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wise enough, at first, to render, he began upon other works, and submitted his heart to contrary desires; fortifying the city for his own strength, and rearing the palace to his own magnificence. Nor was Solomon content with the greater power he obtained or the more lavish pomp in which he lived at home. He sought to extend his dominion over neighbouring nations, and sent his ships, or those of his Phoenician ally, Hiram, to bear his name afar and to bring him back the riches of distant lands. In these pursuits, so managed, apparently, as to endanger faith, justice, and independence, the degradation of the king and of his people was accomplished: sun, moon, and stars, in the very language of Solomon, were darkened, and the clouds returned after the rain. It did not seem that the Jews could cross their boundaries without losing somewhat of the spirit which marked and which became them; nor was it possible that they should serve a monarch whose ambition required their complete submission, without forgetting the God to whom their fathers were kept faithful by the belief that in Him alone resided authority and majesty. Rehoboam succeeded to an inheritance which could have been transmitted only amongst a changed and a sinful nation; and his first words were those of a tyrant: — “My father,” he said, “chastised with whips, but I will chastise with scorpions.” The offspring of despotism like this was such as would have been anywhere conceived and born. Of the twelve Tribes, hitherto closely or feebly united, ten were soon formed into the kingdom of Israel, the other two composing the kingdom of Judah; and the people, whose liberty and whose faith depended upon union, were “scattered upon the hills" from which they could already distinguish the darker doom of conquest and captivity.” It soon became apparent that these calamities were near at hand; yet the memory of times when piety was practised and law was obeyed did not save the Jews from the discord and the wickedness against which they had been forewarned, as well by the mouth of Moses, their most trusted prophet, as in the person of David, their most glorious king. The successive steps through which they were now passing are to be numbered: despotism, disunion, and impiety. That the despotism of Solomon and Rehoboam should have been the first step of the three is another sign that the religion and the prosperity of the Jews were immediately connected with their freedom. One light still burned amongst the unfaithful and the miserable nation. It was that of the Prophets, whose figures alone rise out, like signs and watchmen,” above a dusky multitude of kings, priests, princes, and people. One, like Elijah, confronts the idolatrous monarch, and answers him: — “I have not troubled Israel; but thou, and thy father's house, in that ye have forsaken the commandments of the Lord.” Another, like Jeremiah, appeals to all his countrymen, in language equally direct and still more solemn: —“Hear the word of the Lord, all ye of Judah. . . . . . If ye thoroughly amend your ways and doings; if ye thoroughly execute judgment between a man and his neighbour; if ye oppress not the stranger, the fatherless, and the widow, and shed not innocent blood in this place, neither walk after other gods to your hurt: then will I cause you to dwell in this place, in the land that I gave to your fathers, for ever and ever.” Such men could not go scathless amongst their people or before their monarchs: Jeremiah was scourged and imprisoned;" and Elijah fled, melancholy and distrustful, into the wilderness.” No outrage, however, could suffocate the breath which they drew in from a higher atmosphere, though there was so little freedom to give it vent upon the earth. When one prophet fell or was precipitated from the height on which he still seems to stand with far-seeing eyes and outstretched arms, another ascended to the post of peril and of inspiration. As years went on, the denunciation of wrongs that were then, and had been before, gave place to the prophecy of blessings that were yet to be; and higher above the ruins rise voices, like Isaiah's, preparing the glory of the Lord,” or, like Daniel's, foretelling the endless kingdom.” The time came when he who bewailed the gates, the bars, the kings, and the princes of Zion, was obliged to confess, with heavier lamentation, that the prophets, of whom he was one, could find no vision.” It was in punishment of countless sins committed, but in mercy towards countless hopes yet unconceived, that the Jews were conquered and swept away into captivity. The kingdom of Israel fell first before the arms of Assyria; and after one hundred and twenty years, the kingdom of Judah and the city of Jerusalem were subdued by Nebuchadnezzar, of Babylon.” Dispersed amongst strangers and oppressors, wasted in numbers, bereft of laws, and shaken in their faith itself, the Jews seemed to have abandoned or lost the charge which had been committed to them. But the tears shed and the harps strung by the rivers of Babylon restored them to the affections they would have for ever forgotten, perhaps, had their luxury and pride and independence been continued. Sixty years after the second captivity, when all the old and most of the young who had been dragged away were dead, a train of exiles was permitted by the Persian king, the conqueror of the other conquerors, to go back to Jerusalem. It was later still, by near a century, that the restoration was completed by the return of others who were still faithful to the traditions of their fathers' homes and their fathers' laws.” To these, indeed, who, though few in num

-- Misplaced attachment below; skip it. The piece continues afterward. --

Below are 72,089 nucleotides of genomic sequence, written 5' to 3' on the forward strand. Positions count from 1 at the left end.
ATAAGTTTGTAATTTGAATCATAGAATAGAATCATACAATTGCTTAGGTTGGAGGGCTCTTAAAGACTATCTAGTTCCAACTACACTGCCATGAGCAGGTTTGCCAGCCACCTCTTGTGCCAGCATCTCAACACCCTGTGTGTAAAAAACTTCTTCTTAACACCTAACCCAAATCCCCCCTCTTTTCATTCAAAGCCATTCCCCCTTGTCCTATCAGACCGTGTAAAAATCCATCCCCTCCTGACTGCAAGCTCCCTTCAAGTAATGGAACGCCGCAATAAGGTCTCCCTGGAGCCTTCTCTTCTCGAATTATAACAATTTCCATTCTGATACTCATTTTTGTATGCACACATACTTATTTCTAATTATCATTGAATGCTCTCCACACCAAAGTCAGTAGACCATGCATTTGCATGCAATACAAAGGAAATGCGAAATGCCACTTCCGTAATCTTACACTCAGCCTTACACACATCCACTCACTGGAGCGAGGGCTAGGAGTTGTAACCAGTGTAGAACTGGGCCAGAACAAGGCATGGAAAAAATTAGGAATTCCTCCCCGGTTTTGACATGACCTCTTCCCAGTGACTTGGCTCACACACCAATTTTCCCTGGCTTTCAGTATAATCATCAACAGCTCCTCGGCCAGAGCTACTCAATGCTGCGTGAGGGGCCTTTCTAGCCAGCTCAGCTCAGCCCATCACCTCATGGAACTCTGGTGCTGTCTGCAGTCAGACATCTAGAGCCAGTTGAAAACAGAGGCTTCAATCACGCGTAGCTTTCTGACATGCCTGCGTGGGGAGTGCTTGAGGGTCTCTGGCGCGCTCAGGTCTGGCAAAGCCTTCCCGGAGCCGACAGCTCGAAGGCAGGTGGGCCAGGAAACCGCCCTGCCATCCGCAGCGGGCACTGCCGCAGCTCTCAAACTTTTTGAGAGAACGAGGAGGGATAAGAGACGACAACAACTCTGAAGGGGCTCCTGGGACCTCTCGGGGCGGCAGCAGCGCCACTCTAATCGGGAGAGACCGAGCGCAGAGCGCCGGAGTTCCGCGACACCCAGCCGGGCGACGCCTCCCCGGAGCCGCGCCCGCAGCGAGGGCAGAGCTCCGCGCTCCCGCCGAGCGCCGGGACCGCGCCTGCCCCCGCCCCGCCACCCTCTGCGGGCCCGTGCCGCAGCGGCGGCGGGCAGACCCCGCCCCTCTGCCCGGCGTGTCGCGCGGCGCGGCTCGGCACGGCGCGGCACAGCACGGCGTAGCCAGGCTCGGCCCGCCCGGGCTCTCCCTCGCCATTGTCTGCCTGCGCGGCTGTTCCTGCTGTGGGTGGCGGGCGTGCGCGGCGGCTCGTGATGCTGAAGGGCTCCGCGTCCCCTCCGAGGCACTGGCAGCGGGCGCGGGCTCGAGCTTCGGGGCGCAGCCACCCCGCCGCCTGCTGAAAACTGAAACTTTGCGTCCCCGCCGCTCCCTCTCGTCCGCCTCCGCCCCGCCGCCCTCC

62 1 Kings, XII. 11.